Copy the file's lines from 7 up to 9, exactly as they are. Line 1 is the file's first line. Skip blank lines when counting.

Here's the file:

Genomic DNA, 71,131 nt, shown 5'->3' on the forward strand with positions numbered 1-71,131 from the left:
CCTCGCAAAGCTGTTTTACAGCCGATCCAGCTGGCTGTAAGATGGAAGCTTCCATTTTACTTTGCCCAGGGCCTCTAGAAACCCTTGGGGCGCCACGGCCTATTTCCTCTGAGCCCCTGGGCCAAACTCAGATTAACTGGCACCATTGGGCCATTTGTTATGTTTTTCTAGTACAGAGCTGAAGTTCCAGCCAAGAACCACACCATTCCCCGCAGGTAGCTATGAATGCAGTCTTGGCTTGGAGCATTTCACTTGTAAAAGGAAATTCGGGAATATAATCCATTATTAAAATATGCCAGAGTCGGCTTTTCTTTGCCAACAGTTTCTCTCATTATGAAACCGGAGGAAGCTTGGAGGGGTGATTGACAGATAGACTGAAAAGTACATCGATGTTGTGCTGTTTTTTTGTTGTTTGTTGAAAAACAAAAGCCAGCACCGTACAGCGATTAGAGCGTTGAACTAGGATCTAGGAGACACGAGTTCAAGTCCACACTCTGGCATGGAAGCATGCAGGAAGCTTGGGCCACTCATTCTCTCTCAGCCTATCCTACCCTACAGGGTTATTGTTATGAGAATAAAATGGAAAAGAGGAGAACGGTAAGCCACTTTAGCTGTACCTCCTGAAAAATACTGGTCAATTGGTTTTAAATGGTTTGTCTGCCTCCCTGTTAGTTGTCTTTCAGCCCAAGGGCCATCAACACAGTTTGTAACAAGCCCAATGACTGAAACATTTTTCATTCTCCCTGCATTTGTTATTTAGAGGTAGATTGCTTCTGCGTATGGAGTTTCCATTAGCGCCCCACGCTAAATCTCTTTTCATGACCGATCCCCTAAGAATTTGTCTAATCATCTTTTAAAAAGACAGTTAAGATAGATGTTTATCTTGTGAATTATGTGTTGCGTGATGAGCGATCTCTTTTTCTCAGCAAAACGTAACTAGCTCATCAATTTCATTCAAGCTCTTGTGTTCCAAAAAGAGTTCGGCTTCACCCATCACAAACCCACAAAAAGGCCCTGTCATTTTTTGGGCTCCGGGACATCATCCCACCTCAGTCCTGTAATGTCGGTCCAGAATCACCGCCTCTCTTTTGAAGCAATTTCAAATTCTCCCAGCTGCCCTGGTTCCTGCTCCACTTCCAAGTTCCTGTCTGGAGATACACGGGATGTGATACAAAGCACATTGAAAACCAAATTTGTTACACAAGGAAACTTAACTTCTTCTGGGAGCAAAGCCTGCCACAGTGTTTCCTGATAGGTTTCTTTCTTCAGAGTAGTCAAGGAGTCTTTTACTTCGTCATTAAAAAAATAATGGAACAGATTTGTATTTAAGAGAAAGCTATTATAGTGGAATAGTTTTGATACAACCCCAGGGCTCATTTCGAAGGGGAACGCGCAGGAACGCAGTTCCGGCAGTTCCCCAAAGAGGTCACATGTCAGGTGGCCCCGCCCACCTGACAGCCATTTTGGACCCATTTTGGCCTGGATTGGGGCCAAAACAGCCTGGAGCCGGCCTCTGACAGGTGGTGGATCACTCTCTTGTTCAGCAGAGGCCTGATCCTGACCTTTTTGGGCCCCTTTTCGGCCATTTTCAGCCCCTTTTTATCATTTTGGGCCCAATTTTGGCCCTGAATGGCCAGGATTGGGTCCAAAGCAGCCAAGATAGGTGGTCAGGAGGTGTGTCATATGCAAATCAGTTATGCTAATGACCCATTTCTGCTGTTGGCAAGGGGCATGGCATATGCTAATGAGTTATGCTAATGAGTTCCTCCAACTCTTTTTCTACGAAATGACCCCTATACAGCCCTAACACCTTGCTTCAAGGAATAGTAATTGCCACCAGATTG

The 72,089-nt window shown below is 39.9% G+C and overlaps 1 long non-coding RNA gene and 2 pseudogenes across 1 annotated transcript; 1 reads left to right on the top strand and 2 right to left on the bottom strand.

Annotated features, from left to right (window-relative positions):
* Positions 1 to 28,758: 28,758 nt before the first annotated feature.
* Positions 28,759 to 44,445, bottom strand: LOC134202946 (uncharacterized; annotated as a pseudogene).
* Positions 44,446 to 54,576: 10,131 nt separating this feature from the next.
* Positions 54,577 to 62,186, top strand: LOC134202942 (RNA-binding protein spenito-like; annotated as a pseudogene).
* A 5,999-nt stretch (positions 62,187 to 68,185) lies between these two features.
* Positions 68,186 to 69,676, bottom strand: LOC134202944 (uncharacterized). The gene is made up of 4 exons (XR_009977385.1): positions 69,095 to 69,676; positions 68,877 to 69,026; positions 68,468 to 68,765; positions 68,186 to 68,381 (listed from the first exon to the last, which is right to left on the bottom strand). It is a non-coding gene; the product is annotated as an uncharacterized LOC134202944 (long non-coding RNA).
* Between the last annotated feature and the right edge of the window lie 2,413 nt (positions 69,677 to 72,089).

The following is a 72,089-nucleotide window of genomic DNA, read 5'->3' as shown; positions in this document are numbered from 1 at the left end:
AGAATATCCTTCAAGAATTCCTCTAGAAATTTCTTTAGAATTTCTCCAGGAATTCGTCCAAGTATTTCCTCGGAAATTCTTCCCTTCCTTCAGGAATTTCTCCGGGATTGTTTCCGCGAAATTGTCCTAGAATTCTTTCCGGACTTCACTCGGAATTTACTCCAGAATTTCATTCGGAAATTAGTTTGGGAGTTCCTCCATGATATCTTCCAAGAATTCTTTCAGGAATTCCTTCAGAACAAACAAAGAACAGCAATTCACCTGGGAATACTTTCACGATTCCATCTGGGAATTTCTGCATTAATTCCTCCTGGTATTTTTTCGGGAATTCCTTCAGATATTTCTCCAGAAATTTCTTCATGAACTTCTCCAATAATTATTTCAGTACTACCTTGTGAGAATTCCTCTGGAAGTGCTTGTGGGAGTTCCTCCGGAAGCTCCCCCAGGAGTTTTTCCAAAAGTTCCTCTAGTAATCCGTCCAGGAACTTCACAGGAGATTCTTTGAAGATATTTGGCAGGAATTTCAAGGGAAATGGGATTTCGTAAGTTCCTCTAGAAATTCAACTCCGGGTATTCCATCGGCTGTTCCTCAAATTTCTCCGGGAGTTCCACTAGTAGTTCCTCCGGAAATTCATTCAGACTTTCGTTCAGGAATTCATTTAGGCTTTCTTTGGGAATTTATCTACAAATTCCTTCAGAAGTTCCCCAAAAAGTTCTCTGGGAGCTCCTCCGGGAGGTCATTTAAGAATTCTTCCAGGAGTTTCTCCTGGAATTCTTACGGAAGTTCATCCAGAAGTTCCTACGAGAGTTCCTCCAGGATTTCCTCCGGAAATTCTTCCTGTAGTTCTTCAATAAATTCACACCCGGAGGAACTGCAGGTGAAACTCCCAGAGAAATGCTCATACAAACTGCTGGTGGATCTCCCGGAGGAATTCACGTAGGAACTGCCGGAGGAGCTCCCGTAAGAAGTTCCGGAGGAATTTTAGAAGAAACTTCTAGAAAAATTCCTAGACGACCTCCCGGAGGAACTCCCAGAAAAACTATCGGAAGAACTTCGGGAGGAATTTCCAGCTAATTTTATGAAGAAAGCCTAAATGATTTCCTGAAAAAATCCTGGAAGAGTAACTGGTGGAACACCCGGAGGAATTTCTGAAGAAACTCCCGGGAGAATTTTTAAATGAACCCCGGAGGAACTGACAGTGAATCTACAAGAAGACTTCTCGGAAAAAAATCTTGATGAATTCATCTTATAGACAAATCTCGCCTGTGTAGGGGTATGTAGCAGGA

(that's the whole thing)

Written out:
* Positions 44,446 to 54,576: 10,131 nt separating this feature from the next.
* Positions 54,577 to 62,186, top strand: LOC134202942 (RNA-binding protein spenito-like; annotated as a pseudogene).
* A 5,999-nt stretch (positions 62,187 to 68,185) lies between these two features.